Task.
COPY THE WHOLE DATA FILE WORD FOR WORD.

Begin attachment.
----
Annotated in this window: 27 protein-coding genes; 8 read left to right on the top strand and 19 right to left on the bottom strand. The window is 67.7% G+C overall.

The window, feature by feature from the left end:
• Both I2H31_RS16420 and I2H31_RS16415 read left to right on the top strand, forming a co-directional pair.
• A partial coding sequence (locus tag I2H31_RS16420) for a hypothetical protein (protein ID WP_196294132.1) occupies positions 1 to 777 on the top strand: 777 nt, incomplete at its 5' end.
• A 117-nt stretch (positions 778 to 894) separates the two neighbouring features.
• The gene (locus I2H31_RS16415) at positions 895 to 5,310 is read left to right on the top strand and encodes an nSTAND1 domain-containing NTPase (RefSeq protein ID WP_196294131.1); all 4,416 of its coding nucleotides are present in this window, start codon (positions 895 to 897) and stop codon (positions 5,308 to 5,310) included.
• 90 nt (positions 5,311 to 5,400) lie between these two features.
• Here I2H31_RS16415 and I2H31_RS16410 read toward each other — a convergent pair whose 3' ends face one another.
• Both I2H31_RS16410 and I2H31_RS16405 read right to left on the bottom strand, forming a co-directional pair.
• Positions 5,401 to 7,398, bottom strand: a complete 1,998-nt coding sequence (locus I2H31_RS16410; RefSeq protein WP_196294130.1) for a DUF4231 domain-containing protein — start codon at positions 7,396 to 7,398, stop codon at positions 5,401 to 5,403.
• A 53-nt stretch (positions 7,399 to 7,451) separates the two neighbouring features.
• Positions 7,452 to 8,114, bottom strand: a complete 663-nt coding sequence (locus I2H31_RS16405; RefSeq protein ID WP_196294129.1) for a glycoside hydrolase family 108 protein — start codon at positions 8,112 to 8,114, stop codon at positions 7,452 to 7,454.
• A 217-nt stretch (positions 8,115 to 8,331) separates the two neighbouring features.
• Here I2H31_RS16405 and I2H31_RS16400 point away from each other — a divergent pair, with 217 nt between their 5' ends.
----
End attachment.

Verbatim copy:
Annotated in this window: 27 protein-coding genes; 8 read left to right on the top strand and 19 right to left on the bottom strand. The window is 67.7% G+C overall.

The window, feature by feature from the left end:
• Both I2H31_RS16420 and I2H31_RS16415 read left to right on the top strand, forming a co-directional pair.
• A partial coding sequence (locus tag I2H31_RS16420) for a hypothetical protein (protein ID WP_196294132.1) occupies positions 1 to 777 on the top strand: 777 nt, incomplete at its 5' end.
• A 117-nt stretch (positions 778 to 894) separates the two neighbouring features.
• The gene (locus I2H31_RS16415) at positions 895 to 5,310 is read left to right on the top strand and encodes an nSTAND1 domain-containing NTPase (RefSeq protein ID WP_196294131.1); all 4,416 of its coding nucleotides are present in this window, start codon (positions 895 to 897) and stop codon (positions 5,308 to 5,310) included.
• 90 nt (positions 5,311 to 5,400) lie between these two features.
• Here I2H31_RS16415 and I2H31_RS16410 read toward each other — a convergent pair whose 3' ends face one another.
• Both I2H31_RS16410 and I2H31_RS16405 read right to left on the bottom strand, forming a co-directional pair.
• Positions 5,401 to 7,398, bottom strand: a complete 1,998-nt coding sequence (locus I2H31_RS16410; RefSeq protein WP_196294130.1) for a DUF4231 domain-containing protein — start codon at positions 7,396 to 7,398, stop codon at positions 5,401 to 5,403.
• A 53-nt stretch (positions 7,399 to 7,451) separates the two neighbouring features.
• Positions 7,452 to 8,114, bottom strand: a complete 663-nt coding sequence (locus I2H31_RS16405; RefSeq protein ID WP_196294129.1) for a glycoside hydrolase family 108 protein — start codon at positions 8,112 to 8,114, stop codon at positions 7,452 to 7,454.
• A 217-nt stretch (positions 8,115 to 8,331) separates the two neighbouring features.
• Here I2H31_RS16405 and I2H31_RS16400 point away from each other — a divergent pair, with 217 nt between their 5' ends.